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ships of the Grand Fleet, at Rosyth or Scapa Flow, you might have seen these bantam midshipmen standing a deck watch with all the dignity of a four-starred admiral.

Midshipman Byron of the Wager built himself a tiny hut in which he lived alone after the captain killed his messmate Cozens, and his companion was a strayed Indian cur, which adored him. The dog faithfully guarded the hut when Byron was absent from it, and they shared together such food as could be found, mostly mussels and limpets. At length a deputation of seamen called to announce that they must eat the dog or starve. Byron made a gallant fight to save his four-legged friend, but was subdued by force, and for once during the long and terrible experience he wept and was in a hopeless state of mind.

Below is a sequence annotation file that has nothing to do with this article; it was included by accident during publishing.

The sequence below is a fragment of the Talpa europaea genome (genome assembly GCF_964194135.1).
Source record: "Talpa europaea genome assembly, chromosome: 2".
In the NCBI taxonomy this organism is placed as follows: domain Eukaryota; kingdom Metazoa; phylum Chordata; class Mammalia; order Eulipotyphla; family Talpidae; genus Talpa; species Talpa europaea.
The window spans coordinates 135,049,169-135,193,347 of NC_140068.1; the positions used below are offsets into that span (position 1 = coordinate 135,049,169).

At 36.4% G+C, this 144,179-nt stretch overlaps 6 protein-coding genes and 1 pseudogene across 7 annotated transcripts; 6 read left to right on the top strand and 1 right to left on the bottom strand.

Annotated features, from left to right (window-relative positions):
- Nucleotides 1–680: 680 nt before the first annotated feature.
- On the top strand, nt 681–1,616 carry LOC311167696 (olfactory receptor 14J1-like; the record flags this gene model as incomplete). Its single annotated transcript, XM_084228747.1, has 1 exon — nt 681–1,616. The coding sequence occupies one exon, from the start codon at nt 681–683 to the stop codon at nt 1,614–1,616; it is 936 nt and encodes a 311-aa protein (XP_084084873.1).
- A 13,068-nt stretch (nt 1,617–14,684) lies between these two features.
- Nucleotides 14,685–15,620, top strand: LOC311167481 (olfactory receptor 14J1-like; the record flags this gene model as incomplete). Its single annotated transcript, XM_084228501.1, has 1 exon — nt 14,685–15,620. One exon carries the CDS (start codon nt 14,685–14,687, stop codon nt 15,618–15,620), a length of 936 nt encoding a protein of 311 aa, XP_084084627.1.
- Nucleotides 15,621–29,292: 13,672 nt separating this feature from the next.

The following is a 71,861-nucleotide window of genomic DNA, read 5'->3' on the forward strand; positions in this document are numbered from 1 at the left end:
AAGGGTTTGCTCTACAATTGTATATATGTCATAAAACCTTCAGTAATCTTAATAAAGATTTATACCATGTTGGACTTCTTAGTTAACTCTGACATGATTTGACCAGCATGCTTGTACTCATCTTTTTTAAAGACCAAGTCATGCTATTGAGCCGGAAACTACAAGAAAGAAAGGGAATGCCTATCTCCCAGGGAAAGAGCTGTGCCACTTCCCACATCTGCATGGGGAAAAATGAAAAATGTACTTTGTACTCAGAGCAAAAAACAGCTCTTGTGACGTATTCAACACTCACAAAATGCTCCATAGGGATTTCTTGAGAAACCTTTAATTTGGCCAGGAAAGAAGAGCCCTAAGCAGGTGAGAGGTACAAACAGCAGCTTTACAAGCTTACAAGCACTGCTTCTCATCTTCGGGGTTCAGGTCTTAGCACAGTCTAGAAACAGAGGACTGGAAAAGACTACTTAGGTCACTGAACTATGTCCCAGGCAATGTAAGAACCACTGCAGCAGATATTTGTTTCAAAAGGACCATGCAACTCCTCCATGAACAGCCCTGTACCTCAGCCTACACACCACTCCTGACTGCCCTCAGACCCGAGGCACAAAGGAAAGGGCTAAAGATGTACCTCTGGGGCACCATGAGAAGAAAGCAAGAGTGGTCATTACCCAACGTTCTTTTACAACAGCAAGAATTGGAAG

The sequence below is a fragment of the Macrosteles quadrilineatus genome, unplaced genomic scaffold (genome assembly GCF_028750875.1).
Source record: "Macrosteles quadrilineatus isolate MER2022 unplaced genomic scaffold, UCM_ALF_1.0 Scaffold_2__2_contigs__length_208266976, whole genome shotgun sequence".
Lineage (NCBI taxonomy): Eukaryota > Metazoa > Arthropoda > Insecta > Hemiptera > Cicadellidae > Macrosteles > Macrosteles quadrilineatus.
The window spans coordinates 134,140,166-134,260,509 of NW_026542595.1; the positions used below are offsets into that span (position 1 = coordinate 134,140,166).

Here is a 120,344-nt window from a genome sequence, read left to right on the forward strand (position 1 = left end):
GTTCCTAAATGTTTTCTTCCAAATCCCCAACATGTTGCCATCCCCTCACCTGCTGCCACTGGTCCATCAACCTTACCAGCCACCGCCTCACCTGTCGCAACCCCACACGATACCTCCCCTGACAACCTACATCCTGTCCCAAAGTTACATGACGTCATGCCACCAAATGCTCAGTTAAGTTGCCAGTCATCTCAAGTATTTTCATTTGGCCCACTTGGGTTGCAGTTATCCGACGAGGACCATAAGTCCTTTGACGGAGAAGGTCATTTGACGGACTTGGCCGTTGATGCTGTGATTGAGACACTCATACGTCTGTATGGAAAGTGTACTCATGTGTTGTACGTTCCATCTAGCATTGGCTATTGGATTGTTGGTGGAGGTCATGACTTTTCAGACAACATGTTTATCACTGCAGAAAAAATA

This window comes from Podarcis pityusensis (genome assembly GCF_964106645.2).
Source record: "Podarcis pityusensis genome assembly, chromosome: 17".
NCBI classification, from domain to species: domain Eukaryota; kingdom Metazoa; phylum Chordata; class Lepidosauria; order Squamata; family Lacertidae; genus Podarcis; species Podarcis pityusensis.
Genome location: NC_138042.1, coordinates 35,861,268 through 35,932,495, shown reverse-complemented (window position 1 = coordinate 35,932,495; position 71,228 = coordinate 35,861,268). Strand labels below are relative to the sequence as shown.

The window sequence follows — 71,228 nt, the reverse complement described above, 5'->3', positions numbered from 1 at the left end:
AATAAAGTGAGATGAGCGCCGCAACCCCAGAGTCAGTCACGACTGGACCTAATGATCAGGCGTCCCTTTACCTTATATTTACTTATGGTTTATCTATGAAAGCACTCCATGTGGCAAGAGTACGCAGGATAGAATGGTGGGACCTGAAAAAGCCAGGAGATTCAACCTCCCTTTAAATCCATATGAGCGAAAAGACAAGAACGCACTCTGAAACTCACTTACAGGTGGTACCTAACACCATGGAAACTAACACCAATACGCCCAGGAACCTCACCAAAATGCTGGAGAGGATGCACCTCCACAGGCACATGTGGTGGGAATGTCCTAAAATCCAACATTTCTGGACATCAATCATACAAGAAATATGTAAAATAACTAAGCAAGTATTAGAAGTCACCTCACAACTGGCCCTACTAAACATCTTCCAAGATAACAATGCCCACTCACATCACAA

Among the minor characters who commend themselves to our approval was a reckless devil of a boatswain's mate, who noticed that the seabirds roosted and nested on reefs and islets out to seaward. In the words of one of his shipmates:

Having got a water puncheon, he scuttled it, then lashing two logs, one on each side of it, he went to sea in this extraordinary and original piece of embarkation. Thus he would frequently provide himself with wild-fowl when all the rest were starving; and the weather was bad indeed when it deterred him from adventuring. Sometimes